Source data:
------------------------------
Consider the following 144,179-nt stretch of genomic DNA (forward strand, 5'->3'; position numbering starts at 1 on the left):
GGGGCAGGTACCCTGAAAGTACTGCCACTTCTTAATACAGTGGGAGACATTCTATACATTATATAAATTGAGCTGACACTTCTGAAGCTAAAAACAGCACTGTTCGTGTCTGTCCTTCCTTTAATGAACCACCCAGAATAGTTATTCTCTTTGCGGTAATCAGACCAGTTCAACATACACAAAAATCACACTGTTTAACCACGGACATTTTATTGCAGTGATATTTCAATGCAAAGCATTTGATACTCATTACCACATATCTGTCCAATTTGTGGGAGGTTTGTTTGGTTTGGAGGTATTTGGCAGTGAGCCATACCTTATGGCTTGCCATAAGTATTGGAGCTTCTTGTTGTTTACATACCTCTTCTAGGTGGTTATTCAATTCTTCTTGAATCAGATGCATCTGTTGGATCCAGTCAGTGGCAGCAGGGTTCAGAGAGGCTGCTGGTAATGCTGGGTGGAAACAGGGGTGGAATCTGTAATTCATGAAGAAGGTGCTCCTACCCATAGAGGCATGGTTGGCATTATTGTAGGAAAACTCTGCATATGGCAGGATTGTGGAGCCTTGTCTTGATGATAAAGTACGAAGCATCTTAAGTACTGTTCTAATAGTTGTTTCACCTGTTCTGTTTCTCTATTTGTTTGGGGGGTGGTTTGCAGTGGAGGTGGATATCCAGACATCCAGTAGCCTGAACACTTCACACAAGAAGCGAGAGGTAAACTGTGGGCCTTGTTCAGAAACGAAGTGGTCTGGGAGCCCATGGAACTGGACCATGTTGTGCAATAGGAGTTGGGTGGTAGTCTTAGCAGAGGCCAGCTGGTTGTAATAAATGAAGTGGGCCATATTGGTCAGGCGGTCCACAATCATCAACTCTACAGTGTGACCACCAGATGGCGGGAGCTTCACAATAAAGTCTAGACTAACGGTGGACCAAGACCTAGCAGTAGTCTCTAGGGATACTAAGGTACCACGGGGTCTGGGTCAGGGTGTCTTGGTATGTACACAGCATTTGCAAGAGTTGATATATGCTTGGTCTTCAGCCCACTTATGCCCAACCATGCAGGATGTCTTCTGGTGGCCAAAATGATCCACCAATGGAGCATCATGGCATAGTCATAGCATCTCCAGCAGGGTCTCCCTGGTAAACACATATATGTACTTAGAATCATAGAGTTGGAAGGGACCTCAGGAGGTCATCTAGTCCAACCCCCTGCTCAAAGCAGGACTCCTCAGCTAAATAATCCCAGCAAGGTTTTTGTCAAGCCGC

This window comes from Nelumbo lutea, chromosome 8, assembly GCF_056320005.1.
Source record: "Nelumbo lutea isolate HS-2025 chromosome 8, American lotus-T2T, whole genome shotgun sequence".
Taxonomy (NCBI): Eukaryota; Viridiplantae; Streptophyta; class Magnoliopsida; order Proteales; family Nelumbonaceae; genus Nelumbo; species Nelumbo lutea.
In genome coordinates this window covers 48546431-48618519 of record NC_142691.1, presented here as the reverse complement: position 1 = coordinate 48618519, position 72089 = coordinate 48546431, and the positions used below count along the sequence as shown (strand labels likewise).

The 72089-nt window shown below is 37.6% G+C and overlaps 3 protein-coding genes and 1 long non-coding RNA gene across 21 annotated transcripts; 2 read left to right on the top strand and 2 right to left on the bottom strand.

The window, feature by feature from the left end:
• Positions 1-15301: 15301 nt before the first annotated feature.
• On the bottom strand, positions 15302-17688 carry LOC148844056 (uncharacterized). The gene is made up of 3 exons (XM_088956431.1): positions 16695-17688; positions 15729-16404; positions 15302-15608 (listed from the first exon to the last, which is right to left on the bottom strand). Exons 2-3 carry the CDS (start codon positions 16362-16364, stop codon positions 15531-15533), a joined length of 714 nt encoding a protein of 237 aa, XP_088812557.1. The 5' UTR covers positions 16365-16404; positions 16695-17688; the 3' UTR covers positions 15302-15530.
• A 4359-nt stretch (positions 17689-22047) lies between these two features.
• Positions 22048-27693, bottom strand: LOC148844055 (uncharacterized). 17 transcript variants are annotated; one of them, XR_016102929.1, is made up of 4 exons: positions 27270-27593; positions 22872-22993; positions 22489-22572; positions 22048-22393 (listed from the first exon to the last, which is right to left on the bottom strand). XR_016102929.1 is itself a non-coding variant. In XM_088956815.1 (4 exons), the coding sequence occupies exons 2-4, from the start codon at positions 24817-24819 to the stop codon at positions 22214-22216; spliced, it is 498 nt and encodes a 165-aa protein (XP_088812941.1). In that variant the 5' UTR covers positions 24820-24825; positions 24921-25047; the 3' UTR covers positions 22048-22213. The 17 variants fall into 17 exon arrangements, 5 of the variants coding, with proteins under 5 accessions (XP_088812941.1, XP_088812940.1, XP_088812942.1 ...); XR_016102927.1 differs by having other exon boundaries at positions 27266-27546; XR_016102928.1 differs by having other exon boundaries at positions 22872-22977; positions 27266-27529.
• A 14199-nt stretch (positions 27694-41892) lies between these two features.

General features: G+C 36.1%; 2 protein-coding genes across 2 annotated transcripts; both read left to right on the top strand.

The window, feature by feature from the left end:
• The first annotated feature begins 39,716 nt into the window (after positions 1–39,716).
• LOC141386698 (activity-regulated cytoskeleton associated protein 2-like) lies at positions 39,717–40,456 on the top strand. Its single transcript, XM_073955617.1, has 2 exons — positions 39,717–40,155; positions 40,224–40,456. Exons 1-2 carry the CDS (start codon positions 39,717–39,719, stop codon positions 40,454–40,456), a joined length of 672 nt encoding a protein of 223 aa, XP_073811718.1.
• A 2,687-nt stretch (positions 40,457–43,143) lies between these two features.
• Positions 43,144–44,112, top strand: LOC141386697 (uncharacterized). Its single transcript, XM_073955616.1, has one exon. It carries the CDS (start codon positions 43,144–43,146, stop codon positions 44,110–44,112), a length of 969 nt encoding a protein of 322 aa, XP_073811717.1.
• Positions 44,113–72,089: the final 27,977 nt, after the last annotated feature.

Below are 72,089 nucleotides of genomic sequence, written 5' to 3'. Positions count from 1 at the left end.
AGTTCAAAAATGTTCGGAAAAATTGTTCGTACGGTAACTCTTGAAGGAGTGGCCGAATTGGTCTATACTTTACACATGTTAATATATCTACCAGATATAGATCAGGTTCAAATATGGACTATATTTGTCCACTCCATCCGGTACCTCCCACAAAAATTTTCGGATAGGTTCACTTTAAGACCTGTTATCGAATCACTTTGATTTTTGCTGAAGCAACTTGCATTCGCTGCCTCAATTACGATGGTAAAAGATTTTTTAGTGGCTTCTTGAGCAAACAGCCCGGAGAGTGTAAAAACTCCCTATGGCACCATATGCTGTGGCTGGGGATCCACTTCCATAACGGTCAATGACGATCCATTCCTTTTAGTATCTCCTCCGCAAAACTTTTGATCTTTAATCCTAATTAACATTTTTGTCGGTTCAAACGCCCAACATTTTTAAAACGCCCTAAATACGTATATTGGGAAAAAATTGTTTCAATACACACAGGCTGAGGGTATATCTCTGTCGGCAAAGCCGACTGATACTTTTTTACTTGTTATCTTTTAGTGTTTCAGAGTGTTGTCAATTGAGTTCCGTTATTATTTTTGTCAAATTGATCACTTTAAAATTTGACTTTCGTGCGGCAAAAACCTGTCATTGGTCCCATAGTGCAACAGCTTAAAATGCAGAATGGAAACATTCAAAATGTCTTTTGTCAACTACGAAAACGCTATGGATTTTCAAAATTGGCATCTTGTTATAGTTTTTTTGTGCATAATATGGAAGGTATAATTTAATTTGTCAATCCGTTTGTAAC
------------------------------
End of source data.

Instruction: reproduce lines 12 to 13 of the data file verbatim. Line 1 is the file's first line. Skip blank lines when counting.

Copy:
• Positions 22048-27693, bottom strand: LOC148844055 (uncharacterized). 17 transcript variants are annotated; one of them, XR_016102929.1, is made up of 4 exons: positions 27270-27593; positions 22872-22993; positions 22489-22572; positions 22048-22393 (listed from the first exon to the last, which is right to left on the bottom strand). XR_016102929.1 is itself a non-coding variant. In XM_088956815.1 (4 exons), the coding sequence occupies exons 2-4, from the start codon at positions 24817-24819 to the stop codon at positions 22214-22216; spliced, it is 498 nt and encodes a 165-aa protein (XP_088812941.1). In that variant the 5' UTR covers positions 24820-24825; positions 24921-25047; the 3' UTR covers positions 22048-22213. The 17 variants fall into 17 exon arrangements, 5 of the variants coding, with proteins under 5 accessions (XP_088812941.1, XP_088812940.1, XP_088812942.1 ...); XR_016102927.1 differs by having other exon boundaries at positions 27266-27546; XR_016102928.1 differs by having other exon boundaries at positions 22872-22977; positions 27266-27529.
• A 14199-nt stretch (positions 27694-41892) lies between these two features.